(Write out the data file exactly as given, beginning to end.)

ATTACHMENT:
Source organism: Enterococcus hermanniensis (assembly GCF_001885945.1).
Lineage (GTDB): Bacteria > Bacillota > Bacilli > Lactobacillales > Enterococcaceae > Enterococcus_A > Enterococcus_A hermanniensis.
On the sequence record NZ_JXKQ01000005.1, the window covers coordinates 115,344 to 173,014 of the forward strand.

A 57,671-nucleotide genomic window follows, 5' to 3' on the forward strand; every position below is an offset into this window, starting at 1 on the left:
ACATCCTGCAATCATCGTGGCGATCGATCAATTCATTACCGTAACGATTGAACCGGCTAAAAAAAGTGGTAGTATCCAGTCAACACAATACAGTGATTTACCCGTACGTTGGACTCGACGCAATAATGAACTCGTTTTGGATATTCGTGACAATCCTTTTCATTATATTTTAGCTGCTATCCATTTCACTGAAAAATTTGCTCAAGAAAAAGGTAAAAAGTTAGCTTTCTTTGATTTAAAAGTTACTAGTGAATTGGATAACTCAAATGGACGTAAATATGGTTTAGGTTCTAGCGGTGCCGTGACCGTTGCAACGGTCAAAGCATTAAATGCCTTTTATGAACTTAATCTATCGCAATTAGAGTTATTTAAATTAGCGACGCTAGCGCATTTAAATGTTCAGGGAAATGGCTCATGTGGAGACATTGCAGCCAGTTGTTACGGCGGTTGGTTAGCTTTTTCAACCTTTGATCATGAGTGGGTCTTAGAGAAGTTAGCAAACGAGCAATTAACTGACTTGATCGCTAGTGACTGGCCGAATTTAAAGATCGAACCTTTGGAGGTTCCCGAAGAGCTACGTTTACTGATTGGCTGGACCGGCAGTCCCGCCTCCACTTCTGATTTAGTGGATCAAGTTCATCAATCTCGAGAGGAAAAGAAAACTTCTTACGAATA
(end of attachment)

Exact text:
Source organism: Enterococcus hermanniensis (assembly GCF_001885945.1).
Lineage (GTDB): Bacteria > Bacillota > Bacilli > Lactobacillales > Enterococcaceae > Enterococcus_A > Enterococcus_A hermanniensis.
On the sequence record NZ_JXKQ01000005.1, the window covers coordinates 115,344 to 173,014 of the forward strand.

A 57,671-nucleotide genomic window follows, 5' to 3' on the forward strand; every position below is an offset into this window, starting at 1 on the left:
ACATCCTGCAATCATCGTGGCGATCGATCAATTCATTACCGTAACGATTGAACCGGCTAAAAAAAGTGGTAGTATCCAGTCAACACAATACAGTGATTTACCCGTACGTTGGACTCGACGCAATAATGAACTCGTTTTGGATATTCGTGACAATCCTTTTCATTATATTTTAGCTGCTATCCATTTCACTGAAAAATTTGCTCAAGAAAAAGGTAAAAAGTTAGCTTTCTTTGATTTAAAAGTTACTAGTGAATTGGATAACTCAAATGGACGTAAATATGGTTTAGGTTCTAGCGGTGCCGTGACCGTTGCAACGGTCAAAGCATTAAATGCCTTTTATGAACTTAATCTATCGCAATTAGAGTTATTTAAATTAGCGACGCTAGCGCATTTAAATGTTCAGGGAAATGGCTCATGTGGAGACATTGCAGCCAGTTGTTACGGCGGTTGGTTAGCTTTTTCAACCTTTGATCATGAGTGGGTCTTAGAGAAGTTAGCAAACGAGCAATTAACTGACTTGATCGCTAGTGACTGGCCGAATTTAAAGATCGAACCTTTGGAGGTTCCCGAAGAGCTACGTTTACTGATTGGCTGGACCGGCAGTCCCGCCTCCACTTCTGATTTAGTGGATCAAGTTCATCAATCTCGAGAGGAAAAGAAAACTTCTTACGAATA